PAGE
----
The Designmark Graphics blog
Quality tutorials for Inkscape and GIMP
Today we're going to look at how to use Inkscape to create a lovely bright sticker icon. We'll start by putting together the basic parts of the badge design, including placing some text along a rounded path. Then we're going to add some other text such as a call-to-action, sizing and kerning text to fit before finishing off.
Skills you'll be developing in this Inkscape tutorial
- Use of the Star tool to create star shapes of varying types
- Aligning shapes to get precise positioning of overlapping elements
- Using some more advanced features of the Text tool like letter spacing (kerning)
Here's what our finished product should look like:
Step 1 - Set up the document and create the basic sticker shape
Create a new Inkscape document and activate your Star tool either by selecting it from the tools panel or by pressing the * key on the keypad. I recommend switching on a grid for the first few steps, which you can do by pressing the # key. Click and drag out a star shape that has a radius of roughly 120 pixels; watch the tool's information bar at the bottom of the Inkscape window to help you do this.
When you've got something to work with, head back up to that settings bar and change the numbers to your taste, but probably resembling the below:
This should give you a nice round star with plenty of wide points evenly-spaced around the edge. In the Stars tool, the Spoke Ratio controls how 'pointy', for want of a better word, your star is; a smaller number means a star with sharper points, a larger number flattens the points out, with a setting of 1.000 basically representing a circle.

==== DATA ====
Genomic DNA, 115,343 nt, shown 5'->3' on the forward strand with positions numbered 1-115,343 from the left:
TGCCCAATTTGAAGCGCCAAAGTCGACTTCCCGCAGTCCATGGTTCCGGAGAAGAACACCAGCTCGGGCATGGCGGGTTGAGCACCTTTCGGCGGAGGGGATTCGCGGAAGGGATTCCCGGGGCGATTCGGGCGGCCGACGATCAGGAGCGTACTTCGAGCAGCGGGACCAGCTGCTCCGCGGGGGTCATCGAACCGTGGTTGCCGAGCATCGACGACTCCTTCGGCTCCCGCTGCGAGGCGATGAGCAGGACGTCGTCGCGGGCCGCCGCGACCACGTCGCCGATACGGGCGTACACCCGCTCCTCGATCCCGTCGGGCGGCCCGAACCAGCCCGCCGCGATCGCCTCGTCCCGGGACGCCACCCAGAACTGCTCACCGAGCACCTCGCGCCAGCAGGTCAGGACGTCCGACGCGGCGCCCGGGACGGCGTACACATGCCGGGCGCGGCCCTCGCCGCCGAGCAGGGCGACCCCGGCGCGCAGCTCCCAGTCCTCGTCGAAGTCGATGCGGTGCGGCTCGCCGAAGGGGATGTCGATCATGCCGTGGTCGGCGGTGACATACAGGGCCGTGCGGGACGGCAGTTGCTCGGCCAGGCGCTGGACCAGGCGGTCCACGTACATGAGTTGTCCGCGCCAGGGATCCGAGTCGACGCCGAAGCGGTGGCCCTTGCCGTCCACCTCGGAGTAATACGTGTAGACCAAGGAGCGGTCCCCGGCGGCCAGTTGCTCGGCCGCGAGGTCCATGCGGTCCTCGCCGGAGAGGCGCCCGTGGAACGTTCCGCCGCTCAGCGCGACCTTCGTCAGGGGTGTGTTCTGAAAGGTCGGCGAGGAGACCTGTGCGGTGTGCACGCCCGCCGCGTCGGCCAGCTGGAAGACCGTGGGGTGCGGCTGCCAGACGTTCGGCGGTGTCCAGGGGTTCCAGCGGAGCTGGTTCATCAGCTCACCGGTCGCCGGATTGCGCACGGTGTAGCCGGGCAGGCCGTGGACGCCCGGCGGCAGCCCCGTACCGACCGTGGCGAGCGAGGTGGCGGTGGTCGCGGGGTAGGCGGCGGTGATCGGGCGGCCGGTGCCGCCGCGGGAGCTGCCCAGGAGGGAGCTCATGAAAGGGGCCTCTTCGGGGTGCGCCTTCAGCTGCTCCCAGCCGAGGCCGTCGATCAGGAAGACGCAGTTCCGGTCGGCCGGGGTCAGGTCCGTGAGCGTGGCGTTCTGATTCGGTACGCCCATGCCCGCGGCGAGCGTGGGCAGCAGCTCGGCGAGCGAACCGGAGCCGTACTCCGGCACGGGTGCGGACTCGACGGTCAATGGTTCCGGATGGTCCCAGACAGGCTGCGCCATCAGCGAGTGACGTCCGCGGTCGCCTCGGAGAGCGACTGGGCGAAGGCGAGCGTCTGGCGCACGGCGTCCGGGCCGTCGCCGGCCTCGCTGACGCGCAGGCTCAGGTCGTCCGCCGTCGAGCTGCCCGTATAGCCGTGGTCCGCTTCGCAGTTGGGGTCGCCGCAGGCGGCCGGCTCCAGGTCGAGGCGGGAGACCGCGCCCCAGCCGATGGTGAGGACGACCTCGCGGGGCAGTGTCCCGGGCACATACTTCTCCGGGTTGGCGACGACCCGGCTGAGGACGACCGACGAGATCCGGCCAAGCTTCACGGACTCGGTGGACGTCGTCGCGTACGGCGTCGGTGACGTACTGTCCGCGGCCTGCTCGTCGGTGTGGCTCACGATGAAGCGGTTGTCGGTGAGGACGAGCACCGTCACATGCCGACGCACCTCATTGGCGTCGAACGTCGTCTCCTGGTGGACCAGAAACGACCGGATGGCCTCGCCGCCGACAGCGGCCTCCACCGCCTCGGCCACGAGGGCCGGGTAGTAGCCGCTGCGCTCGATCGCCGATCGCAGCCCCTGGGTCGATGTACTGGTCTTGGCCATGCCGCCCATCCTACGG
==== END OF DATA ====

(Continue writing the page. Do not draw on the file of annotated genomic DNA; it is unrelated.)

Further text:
Step 2 - Start on the sticker's design
Now, with the basic star in place, activate your Ellipse tool (E or F5 on the keyboard) and draw a circle which is slightly narrower in total width than your star, as it's going to fit inside it shortly.
Open the Align and Distribute dialog box (Ctrl, Shift and A), and set the top dropdown to Last Selected. Hold down Shift on the keyboard and click on your star shape so that you have both objects selected. Then press the Centre Horizontally and Centre Vertically buttons to move your circle over the middle of the star shape as below.
Open up the Fill and Stroke panel (Ctrl, Shift and F) and set some colours for your shapes by selecting each in turn. Fill the star with a light orange (R = 243, G = 83, B = 3), then remove the fill from the circle and add a white stroke (R = 255, G = 255, B = 255) of width 4 pixels here.
Step 3 - Add text to the sticker
Now for the tricky bit: making some arching text that fits into our sticker shape.
Grab your ellipse tool again and draw a circle that's around 140 pixels in total width. This can be a bit flexible as you'll see later, but go with this for now. Align and centre it like before, then activate the text tool (keyboard button T), to click and type your sticker's text, so you've got something like this:
Select your text and the smaller circle, then head to the menus and choose Text --> Put on Path.
Well it's maybe not quite what you were hoping for, but that positioning is easy to fix. Inkscape treats the 'start' of the circle path as being at the 3 o'clock position, heading clockwise around the outside of the shape. All we need to do here is to rotate the circle so that this point is on the other side of the shape. Inkscape will remember the text is stuck to this path and will move it around automatically for us. Click on your circle shape once to select it, and then again to show the rotation handles. Click and drag one of the corner arrows to turn the path and text around to the correct starting position.